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By conventional therapy, we mean conventional talk therapy (CTT) and much of Cognitive Behavioral Therapy (CBT).  Energy Psychology (EP) approaches are generally more focused, goal oriented and more active than CTT.  EP differs from these approaches by the deliberate use of the body’s energy systems (e.g. meridians, chakras) to create a change in experience.

Much of CTT involves talking about events and experiences in life within a supportive therapeutic relationship. CTT is often unstructured and does not necessarily include specific goal setting; therapists typically focus on listening and reflecting. CBT, on the other hand, is usually goal-oriented and focused, concentrating heavily on thoughts and behaviors. In a classic CBT session, a therapist might listen to how a client talks to himself or herself. The therapist would then explain to a client that their negative emotional condition is a result of distorted thinking and demonstrate "better thought patterns" to use. To improve one's condition through the CBT model, the client is supposed to consciously practice the new thought pattern/behavior.

In contrast, an EP approach might have the client focus on the "distorted thoughts” while tapping on a series of energy points on the body. After a round of focused tapping, the client then reports the changes that have occurred in the thoughts related to the stressful event or emotion. In many cases, the EP therapist then helps the client trace these thoughts to earlier experiences that are the roots of the distress being experienced in the present. Another round of focusing on the stressor while tapping on energy points is done. This is repeated on all aspects of an issue until the client no long feels distress when thinking about it.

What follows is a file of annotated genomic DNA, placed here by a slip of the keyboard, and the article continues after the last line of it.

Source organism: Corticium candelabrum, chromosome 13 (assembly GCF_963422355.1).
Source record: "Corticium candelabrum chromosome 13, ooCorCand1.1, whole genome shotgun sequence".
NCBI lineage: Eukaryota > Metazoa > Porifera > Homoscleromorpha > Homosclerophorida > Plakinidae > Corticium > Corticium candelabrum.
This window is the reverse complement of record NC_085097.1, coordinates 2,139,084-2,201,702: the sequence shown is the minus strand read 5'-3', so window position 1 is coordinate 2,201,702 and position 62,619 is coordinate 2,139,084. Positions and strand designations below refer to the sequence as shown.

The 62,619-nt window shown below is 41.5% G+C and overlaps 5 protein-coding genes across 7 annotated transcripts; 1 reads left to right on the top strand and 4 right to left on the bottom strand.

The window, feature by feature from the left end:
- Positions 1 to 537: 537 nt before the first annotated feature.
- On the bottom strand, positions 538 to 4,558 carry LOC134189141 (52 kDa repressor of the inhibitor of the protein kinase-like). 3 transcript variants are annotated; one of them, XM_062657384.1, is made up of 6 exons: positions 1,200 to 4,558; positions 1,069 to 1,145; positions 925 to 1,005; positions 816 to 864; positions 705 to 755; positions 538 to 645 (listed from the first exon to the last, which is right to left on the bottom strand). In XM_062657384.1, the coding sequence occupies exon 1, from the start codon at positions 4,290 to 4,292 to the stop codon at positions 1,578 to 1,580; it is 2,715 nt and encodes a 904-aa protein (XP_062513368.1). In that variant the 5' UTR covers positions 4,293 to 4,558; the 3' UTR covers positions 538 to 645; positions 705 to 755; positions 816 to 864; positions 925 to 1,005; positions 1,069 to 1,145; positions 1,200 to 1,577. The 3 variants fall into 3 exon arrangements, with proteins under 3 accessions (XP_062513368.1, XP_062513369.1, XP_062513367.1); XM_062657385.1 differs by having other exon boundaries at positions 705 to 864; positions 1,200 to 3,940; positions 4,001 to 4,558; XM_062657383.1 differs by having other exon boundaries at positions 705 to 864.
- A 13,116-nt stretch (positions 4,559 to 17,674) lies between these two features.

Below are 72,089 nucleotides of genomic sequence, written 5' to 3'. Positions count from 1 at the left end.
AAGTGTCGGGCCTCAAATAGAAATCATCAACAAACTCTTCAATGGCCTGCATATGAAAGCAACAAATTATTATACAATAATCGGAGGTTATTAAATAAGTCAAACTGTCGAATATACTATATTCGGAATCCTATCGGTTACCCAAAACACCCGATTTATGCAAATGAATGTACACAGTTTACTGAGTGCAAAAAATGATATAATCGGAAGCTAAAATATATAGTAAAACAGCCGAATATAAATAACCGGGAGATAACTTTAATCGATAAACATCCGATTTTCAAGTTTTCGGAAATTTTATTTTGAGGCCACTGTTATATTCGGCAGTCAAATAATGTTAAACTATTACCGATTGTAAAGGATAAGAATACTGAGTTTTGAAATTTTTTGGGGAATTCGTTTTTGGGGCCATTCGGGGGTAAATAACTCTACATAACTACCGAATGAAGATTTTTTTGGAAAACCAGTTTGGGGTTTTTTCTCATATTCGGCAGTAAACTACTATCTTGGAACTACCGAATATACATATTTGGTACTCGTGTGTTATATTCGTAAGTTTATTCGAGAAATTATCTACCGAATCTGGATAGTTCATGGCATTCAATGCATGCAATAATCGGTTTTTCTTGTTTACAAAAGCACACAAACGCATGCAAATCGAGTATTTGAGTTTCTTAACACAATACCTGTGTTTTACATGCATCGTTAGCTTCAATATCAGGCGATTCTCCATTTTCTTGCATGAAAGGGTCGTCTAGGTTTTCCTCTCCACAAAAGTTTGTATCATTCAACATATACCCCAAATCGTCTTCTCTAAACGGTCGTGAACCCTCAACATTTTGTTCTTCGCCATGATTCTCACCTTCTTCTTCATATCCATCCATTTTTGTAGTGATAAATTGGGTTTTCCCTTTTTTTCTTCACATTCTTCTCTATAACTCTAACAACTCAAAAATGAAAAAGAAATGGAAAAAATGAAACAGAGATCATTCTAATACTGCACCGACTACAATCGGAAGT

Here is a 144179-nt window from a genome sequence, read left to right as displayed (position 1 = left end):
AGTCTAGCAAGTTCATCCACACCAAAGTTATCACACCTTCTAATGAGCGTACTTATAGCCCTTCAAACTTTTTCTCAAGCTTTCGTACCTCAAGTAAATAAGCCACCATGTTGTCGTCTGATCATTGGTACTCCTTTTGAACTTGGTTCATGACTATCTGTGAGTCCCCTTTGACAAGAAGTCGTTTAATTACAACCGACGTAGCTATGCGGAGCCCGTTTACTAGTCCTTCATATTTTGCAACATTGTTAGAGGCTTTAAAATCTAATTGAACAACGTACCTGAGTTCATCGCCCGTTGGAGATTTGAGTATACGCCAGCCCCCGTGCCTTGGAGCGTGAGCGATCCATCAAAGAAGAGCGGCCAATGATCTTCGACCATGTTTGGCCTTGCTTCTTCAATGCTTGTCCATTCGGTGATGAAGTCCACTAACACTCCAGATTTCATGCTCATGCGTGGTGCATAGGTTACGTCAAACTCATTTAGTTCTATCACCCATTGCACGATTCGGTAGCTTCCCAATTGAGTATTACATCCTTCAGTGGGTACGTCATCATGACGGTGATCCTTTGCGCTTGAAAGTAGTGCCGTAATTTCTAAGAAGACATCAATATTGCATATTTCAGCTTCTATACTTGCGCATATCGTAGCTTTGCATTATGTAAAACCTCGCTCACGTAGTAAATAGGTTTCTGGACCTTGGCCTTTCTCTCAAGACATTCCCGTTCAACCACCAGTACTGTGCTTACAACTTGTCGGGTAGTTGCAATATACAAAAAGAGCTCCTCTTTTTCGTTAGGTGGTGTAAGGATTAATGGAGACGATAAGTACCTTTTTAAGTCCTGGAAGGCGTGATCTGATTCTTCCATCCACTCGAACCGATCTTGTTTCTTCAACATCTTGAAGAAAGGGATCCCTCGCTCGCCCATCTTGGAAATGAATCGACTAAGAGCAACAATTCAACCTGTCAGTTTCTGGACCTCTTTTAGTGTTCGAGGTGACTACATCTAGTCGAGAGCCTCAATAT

Where most non-energy psychotherapies engage only thought and emotion, EP activates emotion, cognition, the physical body and energy system all within a single session. This may be why EP approaches appear to work more quickly than conventional psychotherapy.

Another unique aspect of Energy Psychology is identifying and resolving "Reversals."  While we do not completely understand how and why they come about, reversals act as forms of resistance and self sabotage. It is common for EP therapists to use the analogy that a reversal is like "your wires being crossed."  The felt experience of a reversal varies. It ranges from "being into experiences that ought to feel bad" (i.e. addictions) to somehow "just not being motivated" to making progress towards some goal (losing weight, making more money, etc.) then all of a sudden all progress halts. EP has methods to easily identify these issues and then resolve them, often very quickly.

This does not mean that people who use EP approaches have abandoned all the useful aspects of conventional approaches. In fact, many EP practitioners work in an integrated manner. In a recent ACEP poll, 73% of respondents stated that they also use "good old fashioned talking.” 50% of those who responded use some sort of CBT method; 45% use some aspect of mindfulness therapy; 30% use traditional coaching approaches.





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